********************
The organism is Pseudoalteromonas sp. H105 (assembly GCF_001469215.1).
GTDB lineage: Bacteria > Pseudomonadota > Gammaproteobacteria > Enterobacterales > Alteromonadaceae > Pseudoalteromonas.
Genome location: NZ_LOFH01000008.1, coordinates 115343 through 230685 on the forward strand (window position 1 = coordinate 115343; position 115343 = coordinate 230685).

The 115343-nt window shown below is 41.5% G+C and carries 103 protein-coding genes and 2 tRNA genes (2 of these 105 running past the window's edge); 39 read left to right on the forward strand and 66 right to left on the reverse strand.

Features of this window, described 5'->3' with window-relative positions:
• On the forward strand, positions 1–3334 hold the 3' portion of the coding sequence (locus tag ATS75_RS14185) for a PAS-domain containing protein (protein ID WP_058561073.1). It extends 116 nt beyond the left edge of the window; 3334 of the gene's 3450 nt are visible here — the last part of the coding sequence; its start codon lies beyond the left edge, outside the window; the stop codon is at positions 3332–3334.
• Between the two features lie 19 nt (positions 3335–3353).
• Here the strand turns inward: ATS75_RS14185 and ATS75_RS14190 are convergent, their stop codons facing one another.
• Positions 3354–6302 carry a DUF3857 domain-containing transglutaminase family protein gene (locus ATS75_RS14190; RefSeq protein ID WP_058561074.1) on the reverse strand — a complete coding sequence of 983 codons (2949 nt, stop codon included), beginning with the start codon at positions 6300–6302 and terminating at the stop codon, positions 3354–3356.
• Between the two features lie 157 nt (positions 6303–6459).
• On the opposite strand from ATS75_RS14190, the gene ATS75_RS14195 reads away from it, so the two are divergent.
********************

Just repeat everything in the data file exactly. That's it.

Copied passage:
The organism is Pseudoalteromonas sp. H105 (assembly GCF_001469215.1).
GTDB lineage: Bacteria > Pseudomonadota > Gammaproteobacteria > Enterobacterales > Alteromonadaceae > Pseudoalteromonas.
Genome location: NZ_LOFH01000008.1, coordinates 115343 through 230685 on the forward strand (window position 1 = coordinate 115343; position 115343 = coordinate 230685).

The 115343-nt window shown below is 41.5% G+C and carries 103 protein-coding genes and 2 tRNA genes (2 of these 105 running past the window's edge); 39 read left to right on the forward strand and 66 right to left on the reverse strand.

Features of this window, described 5'->3' with window-relative positions:
• On the forward strand, positions 1–3334 hold the 3' portion of the coding sequence (locus tag ATS75_RS14185) for a PAS-domain containing protein (protein ID WP_058561073.1). It extends 116 nt beyond the left edge of the window; 3334 of the gene's 3450 nt are visible here — the last part of the coding sequence; its start codon lies beyond the left edge, outside the window; the stop codon is at positions 3332–3334.
• Between the two features lie 19 nt (positions 3335–3353).
• Here the strand turns inward: ATS75_RS14185 and ATS75_RS14190 are convergent, their stop codons facing one another.
• Positions 3354–6302 carry a DUF3857 domain-containing transglutaminase family protein gene (locus ATS75_RS14190; RefSeq protein ID WP_058561074.1) on the reverse strand — a complete coding sequence of 983 codons (2949 nt, stop codon included), beginning with the start codon at positions 6300–6302 and terminating at the stop codon, positions 3354–3356.
• Between the two features lie 157 nt (positions 6303–6459).
• On the opposite strand from ATS75_RS14190, the gene ATS75_RS14195 reads away from it, so the two are divergent.